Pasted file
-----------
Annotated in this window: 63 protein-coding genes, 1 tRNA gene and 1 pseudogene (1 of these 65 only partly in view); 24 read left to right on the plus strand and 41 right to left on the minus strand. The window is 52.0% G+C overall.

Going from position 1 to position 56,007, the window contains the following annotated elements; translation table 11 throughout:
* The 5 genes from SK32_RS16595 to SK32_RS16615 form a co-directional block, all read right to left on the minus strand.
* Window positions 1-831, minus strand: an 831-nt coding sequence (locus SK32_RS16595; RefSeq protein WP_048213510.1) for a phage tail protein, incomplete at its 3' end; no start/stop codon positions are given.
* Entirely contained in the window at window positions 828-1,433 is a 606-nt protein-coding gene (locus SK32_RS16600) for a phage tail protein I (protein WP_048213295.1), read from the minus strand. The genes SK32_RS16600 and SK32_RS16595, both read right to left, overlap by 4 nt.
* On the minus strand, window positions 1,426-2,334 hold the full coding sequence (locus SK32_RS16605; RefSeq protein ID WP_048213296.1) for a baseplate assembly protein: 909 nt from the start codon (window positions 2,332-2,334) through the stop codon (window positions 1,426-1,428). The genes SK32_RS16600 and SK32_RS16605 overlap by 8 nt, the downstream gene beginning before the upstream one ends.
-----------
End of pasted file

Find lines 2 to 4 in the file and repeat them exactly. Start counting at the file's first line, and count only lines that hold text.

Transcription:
Going from position 1 to position 56,007, the window contains the following annotated elements; translation table 11 throughout:
* The 5 genes from SK32_RS16595 to SK32_RS16615 form a co-directional block, all read right to left on the minus strand.
* Window positions 1-831, minus strand: an 831-nt coding sequence (locus SK32_RS16595; RefSeq protein WP_048213510.1) for a phage tail protein, incomplete at its 3' end; no start/stop codon positions are given.